Annulment vs. Divorce: What's the Difference?
Divorces and annulments both have the same effect--they dissolve the marriage. However, they differ in how they treat the marriage. When people get a divorce, they're still recognized as having been married previously. An annulment, on the other hand, treats the marriage as though it never existed -- and in fact, the key distinction of an annulment is that the union wasn't legal or legitimate to begin with.
This article explores the primary legal differences between annulment and divorce, including information about extrajudicial religious annulment.
The Difference Between Annulment and Divorce: An Illustration
To help understand the difference between annulment and divorce, let's look at two hypothetical situations. Let’s say, for example, Couple A discovered they no longer saw eye to eye after five years of marriage and decided they needed to call it quits. Depending on the marital property laws of their state, their combined assets and liabilities will be divided either equally or equitably; one spouse may pay alimony to the other; and child custody, support, and visitation will be determined. If the couple can’t agree on the terms of the divorce, it may be argued in court and decided by a judge. The union was valid when they obtained their marriage license, but now they wish to terminate the marriage.
Meanwhile, Couple B settled down together and had what you would call a happy marriage. However, the wife discovered after a couple of years -- from a demand letter seeking support payments -- that her husband actually left his first family one year before she met him. She had no idea he was previously married, or that he had children. Since he misrepresented and/or concealed important information, she filed a petition for annulment in the court with evidence of his concealment or lie. The court agreed, declared the marriage null and void, and the two parties went their separate ways as if they were never married in the first place.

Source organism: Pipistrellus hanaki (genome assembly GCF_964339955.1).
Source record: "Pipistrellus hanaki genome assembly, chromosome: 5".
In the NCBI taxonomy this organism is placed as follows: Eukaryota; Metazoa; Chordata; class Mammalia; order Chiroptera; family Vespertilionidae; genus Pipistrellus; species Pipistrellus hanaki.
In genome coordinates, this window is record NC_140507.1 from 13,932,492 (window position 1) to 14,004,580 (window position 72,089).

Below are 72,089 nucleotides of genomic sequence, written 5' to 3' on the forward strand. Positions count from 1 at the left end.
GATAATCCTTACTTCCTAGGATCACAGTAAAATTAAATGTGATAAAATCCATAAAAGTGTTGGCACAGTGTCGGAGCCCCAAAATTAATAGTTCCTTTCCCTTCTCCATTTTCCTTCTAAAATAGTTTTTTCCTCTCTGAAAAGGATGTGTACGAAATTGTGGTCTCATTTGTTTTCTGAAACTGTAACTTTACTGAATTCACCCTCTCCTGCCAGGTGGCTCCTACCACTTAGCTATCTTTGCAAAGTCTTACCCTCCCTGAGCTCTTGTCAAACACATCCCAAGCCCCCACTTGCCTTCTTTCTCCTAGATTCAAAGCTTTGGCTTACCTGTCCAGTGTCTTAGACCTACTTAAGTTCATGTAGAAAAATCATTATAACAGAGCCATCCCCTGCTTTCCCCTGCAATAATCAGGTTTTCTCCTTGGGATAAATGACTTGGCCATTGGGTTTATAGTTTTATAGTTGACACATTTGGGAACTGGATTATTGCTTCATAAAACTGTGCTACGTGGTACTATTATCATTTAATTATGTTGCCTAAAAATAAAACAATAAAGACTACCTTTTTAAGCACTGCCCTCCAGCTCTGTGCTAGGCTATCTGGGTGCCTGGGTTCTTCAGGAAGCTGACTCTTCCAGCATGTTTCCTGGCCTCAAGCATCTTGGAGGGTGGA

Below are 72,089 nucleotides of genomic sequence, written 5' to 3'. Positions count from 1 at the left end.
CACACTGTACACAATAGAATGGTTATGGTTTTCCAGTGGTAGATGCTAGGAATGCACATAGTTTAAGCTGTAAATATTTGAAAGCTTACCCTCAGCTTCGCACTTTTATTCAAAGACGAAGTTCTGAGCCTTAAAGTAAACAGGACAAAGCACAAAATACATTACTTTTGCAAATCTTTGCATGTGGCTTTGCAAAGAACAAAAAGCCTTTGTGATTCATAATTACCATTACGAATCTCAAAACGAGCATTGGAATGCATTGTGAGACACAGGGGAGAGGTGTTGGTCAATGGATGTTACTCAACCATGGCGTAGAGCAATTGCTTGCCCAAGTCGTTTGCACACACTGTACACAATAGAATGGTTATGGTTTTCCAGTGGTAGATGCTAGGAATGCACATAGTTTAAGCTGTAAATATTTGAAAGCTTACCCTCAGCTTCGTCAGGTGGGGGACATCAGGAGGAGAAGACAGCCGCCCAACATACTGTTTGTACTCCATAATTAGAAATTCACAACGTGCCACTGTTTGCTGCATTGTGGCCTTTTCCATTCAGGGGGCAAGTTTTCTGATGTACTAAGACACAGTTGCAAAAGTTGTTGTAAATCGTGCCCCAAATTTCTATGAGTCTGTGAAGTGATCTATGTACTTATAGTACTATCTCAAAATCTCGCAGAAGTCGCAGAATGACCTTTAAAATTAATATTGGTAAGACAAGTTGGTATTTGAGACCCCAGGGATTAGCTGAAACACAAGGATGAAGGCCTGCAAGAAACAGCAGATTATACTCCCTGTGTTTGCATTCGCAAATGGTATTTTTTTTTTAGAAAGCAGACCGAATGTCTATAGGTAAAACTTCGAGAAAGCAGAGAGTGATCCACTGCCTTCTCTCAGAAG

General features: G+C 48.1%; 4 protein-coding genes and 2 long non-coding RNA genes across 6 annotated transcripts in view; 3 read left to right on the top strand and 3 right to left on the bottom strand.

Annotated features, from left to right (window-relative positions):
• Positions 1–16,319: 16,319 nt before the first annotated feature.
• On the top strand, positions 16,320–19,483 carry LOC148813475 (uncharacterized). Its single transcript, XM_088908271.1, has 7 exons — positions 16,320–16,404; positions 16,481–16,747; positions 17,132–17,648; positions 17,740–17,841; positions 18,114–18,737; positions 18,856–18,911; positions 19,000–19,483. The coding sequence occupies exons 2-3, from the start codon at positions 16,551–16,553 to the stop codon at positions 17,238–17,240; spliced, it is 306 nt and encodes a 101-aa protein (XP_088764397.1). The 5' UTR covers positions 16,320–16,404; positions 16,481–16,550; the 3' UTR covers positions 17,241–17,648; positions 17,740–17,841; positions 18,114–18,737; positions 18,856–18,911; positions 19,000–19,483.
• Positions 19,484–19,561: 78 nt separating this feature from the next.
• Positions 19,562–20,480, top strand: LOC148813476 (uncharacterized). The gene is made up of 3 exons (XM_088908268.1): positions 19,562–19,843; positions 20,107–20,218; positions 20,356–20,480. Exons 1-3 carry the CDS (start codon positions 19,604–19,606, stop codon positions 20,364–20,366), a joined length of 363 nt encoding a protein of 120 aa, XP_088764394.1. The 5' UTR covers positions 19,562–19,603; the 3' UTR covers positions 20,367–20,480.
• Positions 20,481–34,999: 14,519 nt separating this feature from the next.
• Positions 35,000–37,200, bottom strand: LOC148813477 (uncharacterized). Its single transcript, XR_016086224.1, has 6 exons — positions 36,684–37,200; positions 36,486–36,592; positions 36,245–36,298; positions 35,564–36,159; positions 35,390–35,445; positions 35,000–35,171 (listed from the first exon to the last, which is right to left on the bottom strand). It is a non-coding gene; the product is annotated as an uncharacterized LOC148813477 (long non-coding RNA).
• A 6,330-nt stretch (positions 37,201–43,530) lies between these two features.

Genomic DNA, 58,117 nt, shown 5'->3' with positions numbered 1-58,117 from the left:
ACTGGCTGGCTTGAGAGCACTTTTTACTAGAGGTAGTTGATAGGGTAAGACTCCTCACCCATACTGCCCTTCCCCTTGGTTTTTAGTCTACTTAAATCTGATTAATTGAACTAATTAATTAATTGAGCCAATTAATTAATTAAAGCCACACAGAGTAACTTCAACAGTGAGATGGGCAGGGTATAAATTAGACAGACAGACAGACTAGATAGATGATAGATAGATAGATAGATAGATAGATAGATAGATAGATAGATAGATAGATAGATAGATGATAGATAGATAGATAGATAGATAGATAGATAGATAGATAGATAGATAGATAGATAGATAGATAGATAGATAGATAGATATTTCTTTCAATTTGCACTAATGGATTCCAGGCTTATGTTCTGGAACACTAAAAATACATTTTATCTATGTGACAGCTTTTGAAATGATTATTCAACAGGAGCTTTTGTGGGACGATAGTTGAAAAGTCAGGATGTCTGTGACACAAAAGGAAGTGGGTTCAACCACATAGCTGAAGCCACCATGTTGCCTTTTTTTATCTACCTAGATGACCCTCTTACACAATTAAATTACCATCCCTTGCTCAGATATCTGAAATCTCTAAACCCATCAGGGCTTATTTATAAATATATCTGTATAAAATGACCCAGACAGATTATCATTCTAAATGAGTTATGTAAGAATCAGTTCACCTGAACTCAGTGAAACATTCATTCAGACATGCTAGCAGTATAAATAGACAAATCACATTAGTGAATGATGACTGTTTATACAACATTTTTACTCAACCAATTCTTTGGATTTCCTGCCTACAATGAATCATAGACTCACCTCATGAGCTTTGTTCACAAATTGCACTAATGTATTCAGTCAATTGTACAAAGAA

If Couple B had children together, then the courts would still go through the child custody, visitation, and support process. The court would probably be more sympathetic to the mother in this scenario, given the father’s misrepresentation, as long as the focus is on the best interests of the child(ren).
Annulments are a form of relief for people who were placed in situations in which they never should have been married. Because civil annulments treat the marriage as though it never existed, a person must have a pretty good reason to obtain one. Typically, one of the following requirements (or legal grounds) must be met to obtain an annulment vs. a divorce:
- Fraud or Misrepresentation - One of the spouses has lied about something, such as age or already being married.
- Concealment - One of the spouses hid a major fact, such as a felony conviction.
- Misunderstanding - For instance, one of the spouses does not want to have children.
- Impotency or Incest - One of the spouses is incurably impotent (and the other spouse didn’t know), or the spouses are too close in familial relation to marry.
- Lack of Consent - One party lacked mental capacity to consent or was forced into marriage.
These things are usually discovered early on in the marriage, so there typically is no need to divide property or decide on issues regarding children. However, most state laws do govern how to decide such issues should an annulment of a long-term marriage occur. Check with your state's laws regarding property division and child custody, visitation, and support. If you do have children from an annulled marriage, these children are not considered illegitimate.
The grounds for obtaining a religious annulment are different than those for a court-granted annulment. However, both types of annulments have essentially the same effect--the marriage is treated as though it never existed.
In the Catholic Church, a diocesan tribunal, rather than a court of law, decides whether the marriage bond was less than a covenant for life, because it was lacking in some way from the very beginning. Either or both parties may obtain an annulment if they can show adequate grounds, such as a lack of maturity, honesty, or emotional stability. If the tribunal grants the annulment, then both parties may remarry in the Catholic Church. Like in the court of law, the legitimacy of the children of an annulled marriage is not questioned.
More Questions About Annulment vs. Divorce Cases? Speak with an Attorney Today
There are many misconceptions about legal annulments, including when they are available and under what circumstances. Each state has different requirements and not all persons seeking to annul their union will be entitled to do so. Find out more by contacting a family law attorney experienced in annulment and divorce cases and get some answers and options to help you move forward.
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